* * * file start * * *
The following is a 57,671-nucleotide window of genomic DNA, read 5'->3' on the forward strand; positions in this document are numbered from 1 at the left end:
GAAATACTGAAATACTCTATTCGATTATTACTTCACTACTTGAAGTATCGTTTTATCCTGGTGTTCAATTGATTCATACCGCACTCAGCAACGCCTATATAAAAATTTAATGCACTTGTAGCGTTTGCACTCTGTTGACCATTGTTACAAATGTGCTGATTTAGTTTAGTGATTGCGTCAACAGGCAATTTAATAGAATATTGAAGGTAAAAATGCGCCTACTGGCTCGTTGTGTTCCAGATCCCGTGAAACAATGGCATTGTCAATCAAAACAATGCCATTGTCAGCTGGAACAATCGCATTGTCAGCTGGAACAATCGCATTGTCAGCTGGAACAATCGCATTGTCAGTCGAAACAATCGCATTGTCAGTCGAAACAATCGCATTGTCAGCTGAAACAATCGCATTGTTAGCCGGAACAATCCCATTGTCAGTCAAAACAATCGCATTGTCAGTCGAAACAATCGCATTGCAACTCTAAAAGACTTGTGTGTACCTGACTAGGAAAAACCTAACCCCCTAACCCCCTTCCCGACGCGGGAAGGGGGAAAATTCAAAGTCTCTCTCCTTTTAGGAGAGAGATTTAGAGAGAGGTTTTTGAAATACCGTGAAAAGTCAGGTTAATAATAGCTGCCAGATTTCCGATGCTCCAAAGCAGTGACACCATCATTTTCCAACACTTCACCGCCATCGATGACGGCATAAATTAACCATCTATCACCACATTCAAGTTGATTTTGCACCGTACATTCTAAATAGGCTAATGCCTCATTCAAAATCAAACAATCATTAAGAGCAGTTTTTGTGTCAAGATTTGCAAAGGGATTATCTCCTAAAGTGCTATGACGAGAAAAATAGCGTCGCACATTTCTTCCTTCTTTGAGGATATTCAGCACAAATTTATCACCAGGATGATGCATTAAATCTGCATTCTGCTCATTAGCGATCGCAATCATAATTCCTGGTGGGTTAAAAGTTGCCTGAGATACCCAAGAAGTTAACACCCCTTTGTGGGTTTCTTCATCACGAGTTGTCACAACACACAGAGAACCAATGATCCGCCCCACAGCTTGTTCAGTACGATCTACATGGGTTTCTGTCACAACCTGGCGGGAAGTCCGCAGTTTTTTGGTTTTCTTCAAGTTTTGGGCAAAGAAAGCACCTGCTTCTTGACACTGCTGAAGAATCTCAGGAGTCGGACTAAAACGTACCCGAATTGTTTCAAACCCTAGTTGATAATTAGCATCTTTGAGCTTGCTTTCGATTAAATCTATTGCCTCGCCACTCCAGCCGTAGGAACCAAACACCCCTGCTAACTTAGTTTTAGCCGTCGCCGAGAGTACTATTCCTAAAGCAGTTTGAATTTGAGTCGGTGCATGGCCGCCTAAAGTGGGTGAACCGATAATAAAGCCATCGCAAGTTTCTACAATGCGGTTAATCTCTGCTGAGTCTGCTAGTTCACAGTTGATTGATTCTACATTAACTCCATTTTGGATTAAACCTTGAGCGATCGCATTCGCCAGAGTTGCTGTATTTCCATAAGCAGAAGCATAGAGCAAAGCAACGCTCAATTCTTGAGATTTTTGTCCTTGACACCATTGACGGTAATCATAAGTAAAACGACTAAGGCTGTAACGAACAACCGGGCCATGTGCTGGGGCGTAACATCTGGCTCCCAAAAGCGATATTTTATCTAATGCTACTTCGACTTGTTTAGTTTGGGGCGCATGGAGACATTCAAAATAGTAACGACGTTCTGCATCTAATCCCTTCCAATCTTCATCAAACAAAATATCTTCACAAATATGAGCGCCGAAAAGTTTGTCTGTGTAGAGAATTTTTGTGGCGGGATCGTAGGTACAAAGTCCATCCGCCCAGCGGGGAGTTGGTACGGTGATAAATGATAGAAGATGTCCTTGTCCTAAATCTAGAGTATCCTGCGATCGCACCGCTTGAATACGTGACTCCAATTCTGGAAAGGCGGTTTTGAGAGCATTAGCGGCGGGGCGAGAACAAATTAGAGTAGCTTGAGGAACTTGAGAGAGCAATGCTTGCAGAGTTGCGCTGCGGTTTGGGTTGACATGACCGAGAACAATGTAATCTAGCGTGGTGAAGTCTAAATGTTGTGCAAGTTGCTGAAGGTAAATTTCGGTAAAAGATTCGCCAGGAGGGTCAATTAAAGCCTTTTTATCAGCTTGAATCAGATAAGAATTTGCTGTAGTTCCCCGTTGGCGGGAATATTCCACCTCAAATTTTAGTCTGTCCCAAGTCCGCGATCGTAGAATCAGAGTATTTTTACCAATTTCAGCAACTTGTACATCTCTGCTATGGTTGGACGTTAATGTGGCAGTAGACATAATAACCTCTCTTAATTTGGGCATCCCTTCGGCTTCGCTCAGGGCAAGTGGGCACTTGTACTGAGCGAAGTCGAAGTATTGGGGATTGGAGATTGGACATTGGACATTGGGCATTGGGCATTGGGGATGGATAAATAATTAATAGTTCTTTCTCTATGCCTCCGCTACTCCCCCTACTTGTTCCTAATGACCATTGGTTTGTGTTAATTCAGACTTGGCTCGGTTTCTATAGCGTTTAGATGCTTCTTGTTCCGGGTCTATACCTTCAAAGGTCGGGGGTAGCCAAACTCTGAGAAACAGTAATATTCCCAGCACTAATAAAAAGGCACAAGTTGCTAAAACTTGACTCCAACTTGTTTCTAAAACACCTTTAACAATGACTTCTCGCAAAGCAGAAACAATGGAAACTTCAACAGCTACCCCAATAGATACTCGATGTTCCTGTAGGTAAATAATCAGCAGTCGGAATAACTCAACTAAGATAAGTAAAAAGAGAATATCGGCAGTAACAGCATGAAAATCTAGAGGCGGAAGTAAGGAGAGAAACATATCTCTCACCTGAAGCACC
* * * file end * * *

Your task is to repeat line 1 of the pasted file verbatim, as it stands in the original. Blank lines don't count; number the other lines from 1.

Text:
The following is a 57,671-nucleotide window of genomic DNA, read 5'->3' on the forward strand; positions in this document are numbered from 1 at the left end: